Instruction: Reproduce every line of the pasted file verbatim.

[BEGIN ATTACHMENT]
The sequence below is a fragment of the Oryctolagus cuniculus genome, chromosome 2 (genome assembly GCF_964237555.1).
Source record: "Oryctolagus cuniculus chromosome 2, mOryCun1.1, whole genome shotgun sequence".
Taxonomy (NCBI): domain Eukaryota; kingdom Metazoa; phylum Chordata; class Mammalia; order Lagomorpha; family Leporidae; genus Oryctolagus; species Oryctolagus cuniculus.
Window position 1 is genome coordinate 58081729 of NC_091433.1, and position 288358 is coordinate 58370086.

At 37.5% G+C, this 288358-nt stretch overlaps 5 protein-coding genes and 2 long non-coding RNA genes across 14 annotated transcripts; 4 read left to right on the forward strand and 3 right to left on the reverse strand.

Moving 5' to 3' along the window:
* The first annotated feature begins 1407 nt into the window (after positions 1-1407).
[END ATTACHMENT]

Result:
The sequence below is a fragment of the Oryctolagus cuniculus genome, chromosome 2 (genome assembly GCF_964237555.1).
Source record: "Oryctolagus cuniculus chromosome 2, mOryCun1.1, whole genome shotgun sequence".
Taxonomy (NCBI): domain Eukaryota; kingdom Metazoa; phylum Chordata; class Mammalia; order Lagomorpha; family Leporidae; genus Oryctolagus; species Oryctolagus cuniculus.
Window position 1 is genome coordinate 58081729 of NC_091433.1, and position 288358 is coordinate 58370086.

At 37.5% G+C, this 288358-nt stretch overlaps 5 protein-coding genes and 2 long non-coding RNA genes across 14 annotated transcripts; 4 read left to right on the forward strand and 3 right to left on the reverse strand.

Moving 5' to 3' along the window:
* The first annotated feature begins 1407 nt into the window (after positions 1-1407).